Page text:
“The Attorney General has a unique responsibility. The Attorney General is required to be a non partisan person. The person is supposed to read the law, know the Constitution understand the rules and make sure all state agencies are abiding by them. That new laws being passed are Constitutional and not further infringing on our rights. Every time we take a step where just a little bit of our rights are taken away – what about tomorrow?”
“Parents have demanded that someone listen. The consumer should be demanding that someone listens,” she said.
Hopeful Republican candidate for Secretary of State Dominic Rapini, from Branford, from said he was an expert in Connecticut elections, but could get more change accomplished as Secretary of State.
Democratic Secretary of State Denise Merrill announced in 2021 that she would not seek another term. A Republican has not served as Secretary of the State since 1995.
“I plan to be the first Republican Secretary of State in over three decades in Connecticut,” he said. “I am a principled conservative. I am a proud Republican and I am an American optimist.”
“When I do my job, I’m measured in the billions. It’s a diff job and a job I love. Fro the last two decades I’ve been Apple’s salesperson of the year.”
He added that if he wins in November, he would retire from Apple Inc.
“For the last three years I’ve been on the front ranks of election issues here in CT where most Republicans have been sitting on the sidelines. In fact, most sat on the sidelines today when we voted on the unconstitutional mail-in ballots, which passed today in the Senate.”
“I sued the state of CT over the constitutionality of mail in voting. The same result in Pennsylvania was overturned as unconstitutional.”
“Connecticut does not have the infrastructure or the capability to do mail in voting like they do in Colorado, where they took a decade to get it right. And they have clean voter rolls, which we don’t have. I’ve identified over 400,000 names on our voter rolls that are either dead, gone or duplicate.”
“I figured I can’t get anything changed as an activist, so I’m going to run for office,” he said. “I’m going to do it from inside out.”
“As Secretary of State there will be some key deliverables. First, there is a major commercial division and I plan to create CEO councils of small, medium and large businesses. We’re going to identify the regulations that need to come off the books.”
We’re going to create a digital depository so that we have business to business marketing that is not available today. And I’m going to build a concierge model, a customer-centric model so they can onboard with ease, and maybe a human on the other end.”
“On the election side, we’re going to clean the voter rolls. We’re going to establish accountability. We’re going to make sure that a landlord in Bridgeport cannot steal the identity of his tenants and use that to vote absentee ballots for all those people in his council race.”
Greenwich resident Michael Goldstein, a doctor and attorney, said he’d served on the board of Temple Sholom, and was the former New York County Medical Society President. He described himself as a Constitutional conservative.
“I believe in the Declaration of Independence, the promise of equality for all and the pursuit of life, liberty and happiness,” he said, adding that he Bill of Rights the one of the most amazing documents in the history of civilization.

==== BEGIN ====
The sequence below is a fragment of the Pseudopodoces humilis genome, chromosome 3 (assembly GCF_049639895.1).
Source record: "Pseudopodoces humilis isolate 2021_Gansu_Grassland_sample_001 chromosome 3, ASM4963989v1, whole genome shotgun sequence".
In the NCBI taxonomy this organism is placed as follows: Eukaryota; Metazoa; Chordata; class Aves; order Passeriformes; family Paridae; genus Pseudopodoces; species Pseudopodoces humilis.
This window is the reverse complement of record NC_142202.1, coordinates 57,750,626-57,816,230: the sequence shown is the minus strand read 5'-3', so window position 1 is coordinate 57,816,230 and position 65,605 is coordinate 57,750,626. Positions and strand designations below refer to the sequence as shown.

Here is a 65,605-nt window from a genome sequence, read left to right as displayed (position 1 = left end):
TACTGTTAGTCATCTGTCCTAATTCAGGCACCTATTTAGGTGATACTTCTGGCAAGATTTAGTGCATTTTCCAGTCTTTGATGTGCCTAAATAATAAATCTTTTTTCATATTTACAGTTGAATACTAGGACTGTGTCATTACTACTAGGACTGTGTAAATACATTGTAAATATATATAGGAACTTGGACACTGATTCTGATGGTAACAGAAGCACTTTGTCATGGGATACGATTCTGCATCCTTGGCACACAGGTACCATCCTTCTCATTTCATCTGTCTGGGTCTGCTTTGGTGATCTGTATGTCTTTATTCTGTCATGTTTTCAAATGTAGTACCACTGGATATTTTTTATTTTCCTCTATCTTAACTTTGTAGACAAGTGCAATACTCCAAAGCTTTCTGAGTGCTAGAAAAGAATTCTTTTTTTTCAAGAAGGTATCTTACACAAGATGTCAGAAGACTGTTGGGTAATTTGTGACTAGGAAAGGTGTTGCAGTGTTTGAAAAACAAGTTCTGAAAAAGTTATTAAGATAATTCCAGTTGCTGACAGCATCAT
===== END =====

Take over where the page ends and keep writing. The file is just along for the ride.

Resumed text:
“It is under siege by the Democrats,” he said. “We have cancel culture, where if you protest against the government, you can be fired from your job. That’s totally unacceptable. Mothers who go against the school boards because they want their children educated instead of indoctrinated are being called domestic terrorists by the Attorney General of the US. Thank God he wasn’t put on the Supreme Court.”
“We need to pick people who will fight for you and fight for America. People will stand up, and not shake the other party’s hands, but go and do battle. Because we are in a battle.”
He said the country’s energy situation was a disaster.
“We’ve gone from energy independence to energy dependence and what has Jim Himes done as people can’t pay their bills? Have you seen him say a word. He’s Don Quixote, he’s waiting for the windmills while people are starving. I’m surprised he’s not saying, ‘Let them eat cake.'”
Goldstein said he’d like to reform the healthcare system from the inside.
He said intense government regulations had turned doctors into “compliance officers.”
“The loss of competition with obsolete anti-trust laws,” he continued. “One of the articles I published in the Wall Street Journal talks about doing something better than Obamacare and lowering drug prices.”
“I believe in peace through strength,” he said. “There are three versions of peace through strength: There is Teddy Roosevelt’s ‘Walk softly and carry a big stick.” Donald Trump’s ‘Talk loudly and carry a big stick.’ And Joe Biden: ‘Talk loudly and carry a toothpick.’ The toothpick doesn’t work and that’s why Putin is in the Ukraine.”
State Rep Harry Arora (R-151) announced formally on Tuesday his candidacy to become his party’s candidate for the state’s Treasurer addressed the crowd.
“You took a bet on me. In the past five years I’ve won two races. I’ve made a significant contribution as your State Rep. I have fought for good legislation, good policy and worked hard for constituent service.”
“The CT State treasurer manages $26 billion or more,” he said. “And is responsible for overseeing $45million in pension assets. Over the past four years 2017-2021, our pension assets have done about 7.5-8%. Sound pretty good? No. What has the market done? 15%.”
“What has a 70-30 passive portfolio done – 70% equity 30% fixed income, which is about how we are allocated? 13%.
“If you did a passive portfolio with no fees, you’d have made $5 billion more on a portfolio.”
“Why is it they are under performing. They are choosing good managers, but they are betting against America.”